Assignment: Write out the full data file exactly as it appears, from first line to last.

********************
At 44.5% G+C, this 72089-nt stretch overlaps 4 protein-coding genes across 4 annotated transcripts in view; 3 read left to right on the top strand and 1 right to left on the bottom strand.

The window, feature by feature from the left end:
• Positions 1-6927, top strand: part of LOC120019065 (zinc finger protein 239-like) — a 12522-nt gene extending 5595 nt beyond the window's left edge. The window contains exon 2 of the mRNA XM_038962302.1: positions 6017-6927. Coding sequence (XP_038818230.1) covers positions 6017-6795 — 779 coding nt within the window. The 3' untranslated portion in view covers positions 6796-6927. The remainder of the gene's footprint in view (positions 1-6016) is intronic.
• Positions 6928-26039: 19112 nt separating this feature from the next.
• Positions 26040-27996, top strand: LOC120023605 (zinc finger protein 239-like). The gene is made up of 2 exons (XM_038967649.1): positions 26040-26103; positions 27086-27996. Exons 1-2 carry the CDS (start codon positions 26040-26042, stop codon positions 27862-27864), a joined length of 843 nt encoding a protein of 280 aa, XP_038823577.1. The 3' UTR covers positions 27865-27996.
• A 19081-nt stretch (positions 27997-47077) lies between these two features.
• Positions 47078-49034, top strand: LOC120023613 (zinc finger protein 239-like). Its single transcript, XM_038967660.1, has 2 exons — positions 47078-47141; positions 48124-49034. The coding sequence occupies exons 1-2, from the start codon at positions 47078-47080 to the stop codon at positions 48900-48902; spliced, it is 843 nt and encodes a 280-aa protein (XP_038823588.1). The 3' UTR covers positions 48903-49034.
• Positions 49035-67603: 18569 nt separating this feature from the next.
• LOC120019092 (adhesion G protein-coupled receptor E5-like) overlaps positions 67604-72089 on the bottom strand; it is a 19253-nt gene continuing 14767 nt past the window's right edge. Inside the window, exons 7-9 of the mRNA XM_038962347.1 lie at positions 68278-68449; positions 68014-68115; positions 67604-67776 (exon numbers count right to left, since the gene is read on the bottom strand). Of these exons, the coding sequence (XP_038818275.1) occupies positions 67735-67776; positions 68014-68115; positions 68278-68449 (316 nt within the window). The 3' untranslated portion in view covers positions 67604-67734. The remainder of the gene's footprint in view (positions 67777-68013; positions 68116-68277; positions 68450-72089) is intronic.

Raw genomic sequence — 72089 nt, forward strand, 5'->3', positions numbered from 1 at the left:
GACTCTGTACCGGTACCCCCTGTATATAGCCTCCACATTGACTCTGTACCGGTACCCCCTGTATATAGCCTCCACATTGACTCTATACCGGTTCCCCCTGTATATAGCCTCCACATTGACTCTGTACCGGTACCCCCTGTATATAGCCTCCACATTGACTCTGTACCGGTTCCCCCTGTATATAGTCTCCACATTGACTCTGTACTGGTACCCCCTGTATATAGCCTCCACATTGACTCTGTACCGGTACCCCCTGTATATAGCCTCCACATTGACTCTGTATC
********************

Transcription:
At 44.5% G+C, this 72089-nt stretch overlaps 4 protein-coding genes across 4 annotated transcripts in view; 3 read left to right on the top strand and 1 right to left on the bottom strand.

The window, feature by feature from the left end:
• Positions 1-6927, top strand: part of LOC120019065 (zinc finger protein 239-like) — a 12522-nt gene extending 5595 nt beyond the window's left edge. The window contains exon 2 of the mRNA XM_038962302.1: positions 6017-6927. Coding sequence (XP_038818230.1) covers positions 6017-6795 — 779 coding nt within the window. The 3' untranslated portion in view covers positions 6796-6927. The remainder of the gene's footprint in view (positions 1-6016) is intronic.
• Positions 6928-26039: 19112 nt separating this feature from the next.
• Positions 26040-27996, top strand: LOC120023605 (zinc finger protein 239-like). The gene is made up of 2 exons (XM_038967649.1): positions 26040-26103; positions 27086-27996. Exons 1-2 carry the CDS (start codon positions 26040-26042, stop codon positions 27862-27864), a joined length of 843 nt encoding a protein of 280 aa, XP_038823577.1. The 3' UTR covers positions 27865-27996.
• A 19081-nt stretch (positions 27997-47077) lies between these two features.
• Positions 47078-49034, top strand: LOC120023613 (zinc finger protein 239-like). Its single transcript, XM_038967660.1, has 2 exons — positions 47078-47141; positions 48124-49034. The coding sequence occupies exons 1-2, from the start codon at positions 47078-47080 to the stop codon at positions 48900-48902; spliced, it is 843 nt and encodes a 280-aa protein (XP_038823588.1). The 3' UTR covers positions 48903-49034.
• Positions 49035-67603: 18569 nt separating this feature from the next.
• LOC120019092 (adhesion G protein-coupled receptor E5-like) overlaps positions 67604-72089 on the bottom strand; it is a 19253-nt gene continuing 14767 nt past the window's right edge. Inside the window, exons 7-9 of the mRNA XM_038962347.1 lie at positions 68278-68449; positions 68014-68115; positions 67604-67776 (exon numbers count right to left, since the gene is read on the bottom strand). Of these exons, the coding sequence (XP_038818275.1) occupies positions 67735-67776; positions 68014-68115; positions 68278-68449 (316 nt within the window). The 3' untranslated portion in view covers positions 67604-67734. The remainder of the gene's footprint in view (positions 67777-68013; positions 68116-68277; positions 68450-72089) is intronic.

Raw genomic sequence — 72089 nt, forward strand, 5'->3', positions numbered from 1 at the left:
GACTCTGTACCGGTACCCCCTGTATATAGCCTCCACATTGACTCTGTACCGGTACCCCCTGTATATAGCCTCCACATTGACTCTATACCGGTTCCCCCTGTATATAGCCTCCACATTGACTCTGTACCGGTACCCCCTGTATATAGCCTCCACATTGACTCTGTACCGGTTCCCCCTGTATATAGTCTCCACATTGACTCTGTACTGGTACCCCCTGTATATAGCCTCCACATTGACTCTGTACCGGTACCCCCTGTATATAGCCTCCACATTGACTCTGTATC